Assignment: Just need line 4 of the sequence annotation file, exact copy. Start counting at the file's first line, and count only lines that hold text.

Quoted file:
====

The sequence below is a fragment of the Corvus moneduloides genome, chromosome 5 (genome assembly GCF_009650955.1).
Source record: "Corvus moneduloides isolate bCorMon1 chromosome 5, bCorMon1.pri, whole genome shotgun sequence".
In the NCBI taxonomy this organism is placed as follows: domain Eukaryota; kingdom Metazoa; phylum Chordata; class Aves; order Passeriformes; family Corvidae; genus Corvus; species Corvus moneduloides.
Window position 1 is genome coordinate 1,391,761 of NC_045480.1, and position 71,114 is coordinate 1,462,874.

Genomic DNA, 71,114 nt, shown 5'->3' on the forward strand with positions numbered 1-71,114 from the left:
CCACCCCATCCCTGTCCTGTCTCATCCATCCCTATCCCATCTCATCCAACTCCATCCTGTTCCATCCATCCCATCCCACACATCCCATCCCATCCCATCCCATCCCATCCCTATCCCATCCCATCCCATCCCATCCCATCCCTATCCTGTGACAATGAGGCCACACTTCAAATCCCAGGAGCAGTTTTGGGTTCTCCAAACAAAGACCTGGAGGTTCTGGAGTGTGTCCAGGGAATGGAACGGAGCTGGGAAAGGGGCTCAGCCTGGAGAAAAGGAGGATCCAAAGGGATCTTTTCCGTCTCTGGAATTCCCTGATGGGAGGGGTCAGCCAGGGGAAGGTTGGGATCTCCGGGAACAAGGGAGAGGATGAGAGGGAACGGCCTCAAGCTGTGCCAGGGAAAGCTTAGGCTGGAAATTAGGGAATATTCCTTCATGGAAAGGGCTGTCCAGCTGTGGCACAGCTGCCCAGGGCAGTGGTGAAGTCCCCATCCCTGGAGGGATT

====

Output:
Window position 1 is genome coordinate 1,391,761 of NC_045480.1, and position 71,114 is coordinate 1,462,874.